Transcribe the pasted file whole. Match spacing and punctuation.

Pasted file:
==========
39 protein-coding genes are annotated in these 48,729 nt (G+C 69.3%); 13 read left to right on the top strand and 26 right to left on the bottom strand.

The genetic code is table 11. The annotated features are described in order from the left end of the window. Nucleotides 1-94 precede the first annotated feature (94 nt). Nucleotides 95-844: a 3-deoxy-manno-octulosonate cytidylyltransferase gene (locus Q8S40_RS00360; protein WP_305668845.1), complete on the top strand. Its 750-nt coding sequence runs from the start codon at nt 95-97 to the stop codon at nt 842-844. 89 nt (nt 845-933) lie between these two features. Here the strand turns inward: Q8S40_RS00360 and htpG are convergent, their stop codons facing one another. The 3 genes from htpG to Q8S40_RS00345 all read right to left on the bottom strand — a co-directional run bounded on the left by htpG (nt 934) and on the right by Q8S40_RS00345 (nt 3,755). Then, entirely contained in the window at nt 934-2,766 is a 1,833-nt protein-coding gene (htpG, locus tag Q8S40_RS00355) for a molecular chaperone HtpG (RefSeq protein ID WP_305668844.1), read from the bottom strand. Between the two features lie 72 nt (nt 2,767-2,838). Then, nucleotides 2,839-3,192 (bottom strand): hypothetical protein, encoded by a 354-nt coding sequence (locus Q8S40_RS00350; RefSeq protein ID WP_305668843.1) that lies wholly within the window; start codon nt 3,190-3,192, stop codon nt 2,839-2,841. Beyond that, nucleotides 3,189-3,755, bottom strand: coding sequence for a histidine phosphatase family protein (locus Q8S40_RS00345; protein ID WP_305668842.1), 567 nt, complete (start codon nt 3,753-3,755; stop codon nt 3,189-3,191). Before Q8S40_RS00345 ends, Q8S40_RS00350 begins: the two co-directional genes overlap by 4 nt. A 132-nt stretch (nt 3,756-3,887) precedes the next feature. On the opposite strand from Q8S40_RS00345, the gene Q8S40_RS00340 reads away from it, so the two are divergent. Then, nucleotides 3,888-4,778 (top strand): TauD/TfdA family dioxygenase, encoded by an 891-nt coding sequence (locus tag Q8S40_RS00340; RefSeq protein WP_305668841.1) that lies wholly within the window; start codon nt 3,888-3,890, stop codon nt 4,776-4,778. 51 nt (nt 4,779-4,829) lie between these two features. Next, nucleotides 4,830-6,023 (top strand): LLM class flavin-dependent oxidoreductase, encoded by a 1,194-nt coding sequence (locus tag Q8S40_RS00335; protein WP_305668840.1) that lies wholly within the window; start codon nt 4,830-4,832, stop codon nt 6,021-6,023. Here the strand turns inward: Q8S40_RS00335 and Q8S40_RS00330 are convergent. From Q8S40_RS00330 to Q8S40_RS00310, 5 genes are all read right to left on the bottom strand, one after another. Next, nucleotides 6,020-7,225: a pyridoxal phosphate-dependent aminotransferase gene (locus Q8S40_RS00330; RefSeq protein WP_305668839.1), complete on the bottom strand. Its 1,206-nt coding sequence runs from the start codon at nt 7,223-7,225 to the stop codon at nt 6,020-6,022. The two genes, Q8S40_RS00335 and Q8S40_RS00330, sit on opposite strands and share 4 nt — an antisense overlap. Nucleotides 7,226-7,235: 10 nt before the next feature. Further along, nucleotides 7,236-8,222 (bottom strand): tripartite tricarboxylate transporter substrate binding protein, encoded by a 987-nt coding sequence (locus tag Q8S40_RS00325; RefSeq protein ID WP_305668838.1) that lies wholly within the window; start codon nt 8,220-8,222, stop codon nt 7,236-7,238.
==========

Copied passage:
39 protein-coding genes are annotated in these 48,729 nt (G+C 69.3%); 13 read left to right on the top strand and 26 right to left on the bottom strand.

The genetic code is table 11. The annotated features are described in order from the left end of the window. Nucleotides 1-94 precede the first annotated feature (94 nt). Nucleotides 95-844: a 3-deoxy-manno-octulosonate cytidylyltransferase gene (locus Q8S40_RS00360; protein WP_305668845.1), complete on the top strand. Its 750-nt coding sequence runs from the start codon at nt 95-97 to the stop codon at nt 842-844. 89 nt (nt 845-933) lie between these two features. Here the strand turns inward: Q8S40_RS00360 and htpG are convergent, their stop codons facing one another. The 3 genes from htpG to Q8S40_RS00345 all read right to left on the bottom strand — a co-directional run bounded on the left by htpG (nt 934) and on the right by Q8S40_RS00345 (nt 3,755). Then, entirely contained in the window at nt 934-2,766 is a 1,833-nt protein-coding gene (htpG, locus tag Q8S40_RS00355) for a molecular chaperone HtpG (RefSeq protein ID WP_305668844.1), read from the bottom strand. Between the two features lie 72 nt (nt 2,767-2,838). Then, nucleotides 2,839-3,192 (bottom strand): hypothetical protein, encoded by a 354-nt coding sequence (locus Q8S40_RS00350; RefSeq protein ID WP_305668843.1) that lies wholly within the window; start codon nt 3,190-3,192, stop codon nt 2,839-2,841. Beyond that, nucleotides 3,189-3,755, bottom strand: coding sequence for a histidine phosphatase family protein (locus Q8S40_RS00345; protein ID WP_305668842.1), 567 nt, complete (start codon nt 3,753-3,755; stop codon nt 3,189-3,191). Before Q8S40_RS00345 ends, Q8S40_RS00350 begins: the two co-directional genes overlap by 4 nt. A 132-nt stretch (nt 3,756-3,887) precedes the next feature. On the opposite strand from Q8S40_RS00345, the gene Q8S40_RS00340 reads away from it, so the two are divergent. Then, nucleotides 3,888-4,778 (top strand): TauD/TfdA family dioxygenase, encoded by an 891-nt coding sequence (locus tag Q8S40_RS00340; RefSeq protein WP_305668841.1) that lies wholly within the window; start codon nt 3,888-3,890, stop codon nt 4,776-4,778. 51 nt (nt 4,779-4,829) lie between these two features. Next, nucleotides 4,830-6,023 (top strand): LLM class flavin-dependent oxidoreductase, encoded by a 1,194-nt coding sequence (locus tag Q8S40_RS00335; protein WP_305668840.1) that lies wholly within the window; start codon nt 4,830-4,832, stop codon nt 6,021-6,023. Here the strand turns inward: Q8S40_RS00335 and Q8S40_RS00330 are convergent. From Q8S40_RS00330 to Q8S40_RS00310, 5 genes are all read right to left on the bottom strand, one after another. Next, nucleotides 6,020-7,225: a pyridoxal phosphate-dependent aminotransferase gene (locus Q8S40_RS00330; RefSeq protein WP_305668839.1), complete on the bottom strand. Its 1,206-nt coding sequence runs from the start codon at nt 7,223-7,225 to the stop codon at nt 6,020-6,022. The two genes, Q8S40_RS00335 and Q8S40_RS00330, sit on opposite strands and share 4 nt — an antisense overlap. Nucleotides 7,226-7,235: 10 nt before the next feature. Further along, nucleotides 7,236-8,222 (bottom strand): tripartite tricarboxylate transporter substrate binding protein, encoded by a 987-nt coding sequence (locus tag Q8S40_RS00325; RefSeq protein ID WP_305668838.1) that lies wholly within the window; start codon nt 8,220-8,222, stop codon nt 7,236-7,238.